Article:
Trends in the U.S. stock market this year will have significant economic and fiscal reverberations north of the border, analysts cautioned.
In particular, expectations abound that the United States Federal Reserve will be cutting interest rates soon. Such a move will likely be mirrored by the Bank of Canada, although to a lesser degree.
“While we see the Fed easing towards the end of 2019, the market appears to be overpricing in the chance of cuts before then,” CIBC economist Katherine Judge and analyst Taylor Rochwerg told The Globe and Mail.
“U.S. equities could therefore face a rough ride ahead, as markets recalibrate towards later and less easing than currently expected,” the duo added. “The story is similar in Canada, with the BoC cut not likely in the cards until Q2 2020, also potentially limiting Canadian stocks gains in the meantime.”
Judge and Rochwerg assured, however, that any “insurance cuts by the Fed and BoC will prevent a more pronounced slowdown in growth, a positive for equities alongside lower interest rates in 2020.”
So far, CIBC is the only entity among the Big Six that has forecast a BoC benchmark overnight rate cut, ranging from 0.25% to 1.5%.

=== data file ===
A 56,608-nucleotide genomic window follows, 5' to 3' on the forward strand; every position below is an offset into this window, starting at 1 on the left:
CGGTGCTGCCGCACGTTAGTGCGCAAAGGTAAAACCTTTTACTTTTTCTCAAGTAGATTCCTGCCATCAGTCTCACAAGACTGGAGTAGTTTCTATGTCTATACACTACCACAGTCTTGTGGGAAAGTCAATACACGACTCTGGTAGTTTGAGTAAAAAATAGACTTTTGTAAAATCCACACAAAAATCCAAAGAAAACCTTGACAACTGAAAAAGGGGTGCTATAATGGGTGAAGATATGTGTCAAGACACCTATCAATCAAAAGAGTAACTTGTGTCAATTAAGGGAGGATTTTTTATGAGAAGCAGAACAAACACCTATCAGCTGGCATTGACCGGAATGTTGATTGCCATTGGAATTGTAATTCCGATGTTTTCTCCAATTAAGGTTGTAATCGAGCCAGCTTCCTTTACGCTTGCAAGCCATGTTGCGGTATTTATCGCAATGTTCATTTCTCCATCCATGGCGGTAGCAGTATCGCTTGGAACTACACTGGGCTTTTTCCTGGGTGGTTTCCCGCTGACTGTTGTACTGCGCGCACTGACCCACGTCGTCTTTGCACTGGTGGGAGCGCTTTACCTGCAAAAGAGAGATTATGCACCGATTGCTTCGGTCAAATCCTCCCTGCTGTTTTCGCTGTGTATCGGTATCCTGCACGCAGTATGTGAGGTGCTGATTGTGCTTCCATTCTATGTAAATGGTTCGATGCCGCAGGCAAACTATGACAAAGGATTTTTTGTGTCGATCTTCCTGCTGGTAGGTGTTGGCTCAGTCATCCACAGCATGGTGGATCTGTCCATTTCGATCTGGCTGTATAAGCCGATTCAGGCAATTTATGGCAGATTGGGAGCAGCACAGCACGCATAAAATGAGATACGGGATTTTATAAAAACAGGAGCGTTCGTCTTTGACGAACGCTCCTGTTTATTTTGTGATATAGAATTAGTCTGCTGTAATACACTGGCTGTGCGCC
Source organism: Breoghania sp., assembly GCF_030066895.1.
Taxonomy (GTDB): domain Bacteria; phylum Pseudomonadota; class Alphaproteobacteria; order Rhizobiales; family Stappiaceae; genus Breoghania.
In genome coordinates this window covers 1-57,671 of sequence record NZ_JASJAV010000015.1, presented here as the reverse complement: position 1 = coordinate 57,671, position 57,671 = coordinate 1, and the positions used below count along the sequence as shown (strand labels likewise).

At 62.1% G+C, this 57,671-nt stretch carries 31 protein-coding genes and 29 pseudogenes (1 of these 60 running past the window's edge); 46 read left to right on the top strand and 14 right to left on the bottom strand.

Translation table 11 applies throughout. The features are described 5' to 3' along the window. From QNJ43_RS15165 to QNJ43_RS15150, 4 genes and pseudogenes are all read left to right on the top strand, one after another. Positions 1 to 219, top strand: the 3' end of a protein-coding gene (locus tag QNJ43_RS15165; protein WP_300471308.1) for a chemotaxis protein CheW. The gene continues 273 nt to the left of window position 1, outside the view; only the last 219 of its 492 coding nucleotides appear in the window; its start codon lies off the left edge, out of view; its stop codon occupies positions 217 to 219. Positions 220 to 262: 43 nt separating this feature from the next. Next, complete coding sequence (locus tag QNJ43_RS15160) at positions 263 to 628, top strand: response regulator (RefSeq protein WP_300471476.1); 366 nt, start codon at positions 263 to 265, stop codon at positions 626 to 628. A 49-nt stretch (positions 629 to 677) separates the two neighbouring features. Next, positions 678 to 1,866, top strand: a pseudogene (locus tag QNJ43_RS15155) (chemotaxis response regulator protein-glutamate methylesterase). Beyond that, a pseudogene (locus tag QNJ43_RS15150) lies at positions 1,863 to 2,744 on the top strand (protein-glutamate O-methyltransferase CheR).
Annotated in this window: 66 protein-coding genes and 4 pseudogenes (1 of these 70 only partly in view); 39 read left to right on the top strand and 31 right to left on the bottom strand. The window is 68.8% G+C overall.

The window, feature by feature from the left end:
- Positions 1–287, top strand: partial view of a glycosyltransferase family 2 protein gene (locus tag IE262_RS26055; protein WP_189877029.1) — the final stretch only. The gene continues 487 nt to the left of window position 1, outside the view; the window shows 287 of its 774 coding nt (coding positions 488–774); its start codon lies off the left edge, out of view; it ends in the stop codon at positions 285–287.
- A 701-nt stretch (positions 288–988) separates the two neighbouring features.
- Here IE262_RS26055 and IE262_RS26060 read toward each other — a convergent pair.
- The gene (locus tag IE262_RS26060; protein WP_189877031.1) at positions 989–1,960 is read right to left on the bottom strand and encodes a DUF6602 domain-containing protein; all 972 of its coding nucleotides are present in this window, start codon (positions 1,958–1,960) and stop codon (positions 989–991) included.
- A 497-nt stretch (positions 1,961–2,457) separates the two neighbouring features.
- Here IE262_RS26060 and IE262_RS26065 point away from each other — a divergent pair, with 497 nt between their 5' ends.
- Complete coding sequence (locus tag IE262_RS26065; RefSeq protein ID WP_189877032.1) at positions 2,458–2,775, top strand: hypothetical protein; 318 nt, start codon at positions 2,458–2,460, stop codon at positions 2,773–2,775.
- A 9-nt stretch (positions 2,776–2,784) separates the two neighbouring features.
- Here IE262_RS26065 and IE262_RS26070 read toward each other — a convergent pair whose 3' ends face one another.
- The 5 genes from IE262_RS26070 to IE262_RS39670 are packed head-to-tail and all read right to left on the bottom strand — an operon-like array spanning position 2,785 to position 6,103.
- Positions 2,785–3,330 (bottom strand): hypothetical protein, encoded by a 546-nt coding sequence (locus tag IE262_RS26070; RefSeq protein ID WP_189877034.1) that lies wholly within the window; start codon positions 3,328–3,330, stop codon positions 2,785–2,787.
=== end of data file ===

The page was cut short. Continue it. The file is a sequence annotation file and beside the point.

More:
Earlier this week, RBC Global Asset Management chief economist Eric Lascelles warned that any North American recession will make itself much more manifest on Canada than anywhere else in the continent.
“There’s just no latent capacity to spend or to buffer a shock in Canada, and the U.S. is very well positioned,” Lascelles told Bloomberg in an interview. “You could lose your job and you would be okay in the U.S., or rates could go up and you’d be fine, or the economy could turn down and spending could continue. In Canada, you can’t really say that.’’
Much of this will stem from Canada’s current household debt levels. As of the end of 2018, the nation’s debt-to-income ratio was 176%, considerably above the U.S. level of 133%.
“If there were to be a recession, whether it’s in 2019 or 2029, or sometime in between, you can imagine Canadians getting hit a little harder than Americans,” Lascelles added. “They just have less room for error, less room to cushion any kind of hit with spending, before they would actually fall into outright dissavings.”